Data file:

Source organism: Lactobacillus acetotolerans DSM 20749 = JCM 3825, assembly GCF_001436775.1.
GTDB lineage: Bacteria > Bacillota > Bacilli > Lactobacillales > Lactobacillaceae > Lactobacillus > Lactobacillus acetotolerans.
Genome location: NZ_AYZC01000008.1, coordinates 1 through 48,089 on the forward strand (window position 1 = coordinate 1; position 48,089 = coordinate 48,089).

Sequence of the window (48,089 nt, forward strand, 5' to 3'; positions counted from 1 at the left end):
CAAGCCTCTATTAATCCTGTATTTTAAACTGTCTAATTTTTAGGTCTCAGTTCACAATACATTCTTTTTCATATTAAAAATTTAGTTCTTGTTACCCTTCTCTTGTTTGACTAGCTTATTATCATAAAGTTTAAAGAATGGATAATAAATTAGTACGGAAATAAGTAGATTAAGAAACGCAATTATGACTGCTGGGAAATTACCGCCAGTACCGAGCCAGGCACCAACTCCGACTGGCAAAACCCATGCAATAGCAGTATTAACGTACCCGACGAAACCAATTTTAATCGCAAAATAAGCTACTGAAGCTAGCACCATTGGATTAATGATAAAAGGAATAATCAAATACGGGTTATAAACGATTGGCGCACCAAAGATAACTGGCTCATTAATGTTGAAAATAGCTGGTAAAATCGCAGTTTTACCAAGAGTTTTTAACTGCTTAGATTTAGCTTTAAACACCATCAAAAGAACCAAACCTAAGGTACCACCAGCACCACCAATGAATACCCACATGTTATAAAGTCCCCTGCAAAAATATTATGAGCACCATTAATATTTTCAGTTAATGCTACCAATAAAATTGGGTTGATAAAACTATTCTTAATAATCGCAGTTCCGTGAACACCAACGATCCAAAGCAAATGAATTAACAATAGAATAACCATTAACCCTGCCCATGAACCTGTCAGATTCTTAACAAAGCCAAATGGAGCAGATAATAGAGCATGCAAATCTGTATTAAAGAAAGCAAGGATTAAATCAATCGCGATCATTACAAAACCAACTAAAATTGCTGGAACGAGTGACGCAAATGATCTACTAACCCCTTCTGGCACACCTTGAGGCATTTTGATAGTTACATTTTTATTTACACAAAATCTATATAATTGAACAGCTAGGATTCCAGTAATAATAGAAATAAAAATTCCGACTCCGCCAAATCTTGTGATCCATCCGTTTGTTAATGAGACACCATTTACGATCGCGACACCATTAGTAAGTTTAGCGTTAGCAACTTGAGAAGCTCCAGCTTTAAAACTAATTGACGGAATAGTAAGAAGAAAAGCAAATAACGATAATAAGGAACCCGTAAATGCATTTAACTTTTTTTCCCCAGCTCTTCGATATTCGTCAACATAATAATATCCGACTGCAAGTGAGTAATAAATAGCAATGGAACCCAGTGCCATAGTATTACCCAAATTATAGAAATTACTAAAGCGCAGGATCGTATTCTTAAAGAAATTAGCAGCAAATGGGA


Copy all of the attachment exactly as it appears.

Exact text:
Source organism: Lactobacillus acetotolerans DSM 20749 = JCM 3825, assembly GCF_001436775.1.
GTDB lineage: Bacteria > Bacillota > Bacilli > Lactobacillales > Lactobacillaceae > Lactobacillus > Lactobacillus acetotolerans.
Genome location: NZ_AYZC01000008.1, coordinates 1 through 48,089 on the forward strand (window position 1 = coordinate 1; position 48,089 = coordinate 48,089).

Sequence of the window (48,089 nt, forward strand, 5' to 3'; positions counted from 1 at the left end):
CAAGCCTCTATTAATCCTGTATTTTAAACTGTCTAATTTTTAGGTCTCAGTTCACAATACATTCTTTTTCATATTAAAAATTTAGTTCTTGTTACCCTTCTCTTGTTTGACTAGCTTATTATCATAAAGTTTAAAGAATGGATAATAAATTAGTACGGAAATAAGTAGATTAAGAAACGCAATTATGACTGCTGGGAAATTACCGCCAGTACCGAGCCAGGCACCAACTCCGACTGGCAAAACCCATGCAATAGCAGTATTAACGTACCCGACGAAACCAATTTTAATCGCAAAATAAGCTACTGAAGCTAGCACCATTGGATTAATGATAAAAGGAATAATCAAATACGGGTTATAAACGATTGGCGCACCAAAGATAACTGGCTCATTAATGTTGAAAATAGCTGGTAAAATCGCAGTTTTACCAAGAGTTTTTAACTGCTTAGATTTAGCTTTAAACACCATCAAAAGAACCAAACCTAAGGTACCACCAGCACCACCAATGAATACCCACATGTTATAAAGTCCCCTGCAAAAATATTATGAGCACCATTAATATTTTCAGTTAATGCTACCAATAAAATTGGGTTGATAAAACTATTCTTAATAATCGCAGTTCCGTGAACACCAACGATCCAAAGCAAATGAATTAACAATAGAATAACCATTAACCCTGCCCATGAACCTGTCAGATTCTTAACAAAGCCAAATGGAGCAGATAATAGAGCATGCAAATCTGTATTAAAGAAAGCAAGGATTAAATCAATCGCGATCATTACAAAACCAACTAAAATTGCTGGAACGAGTGACGCAAATGATCTACTAACCCCTTCTGGCACACCTTGAGGCATTTTGATAGTTACATTTTTATTTACACAAAATCTATATAATTGAACAGCTAGGATTCCAGTAATAATAGAAATAAAAATTCCGACTCCGCCAAATCTTGTGATCCATCCGTTTGTTAATGAGACACCATTTACGATCGCGACACCATTAGTAAGTTTAGCGTTAGCAACTTGAGAAGCTCCAGCTTTAAAACTAATTGACGGAATAGTAAGAAGAAAAGCAAATAACGATAATAAGGAACCCGTAAATGCATTTAACTTTTTTTCCCCAGCTCTTCGATATTCGTCAACATAATAATATCCGACTGCAAGTGAGTAATAAATAGCAATGGAACCCAGTGCCATAGTATTACCCAAATTATAGAAATTACTAAAGCGCAGGATCGTATTCTTAAAGAAATTAGCAGCAAATGGGA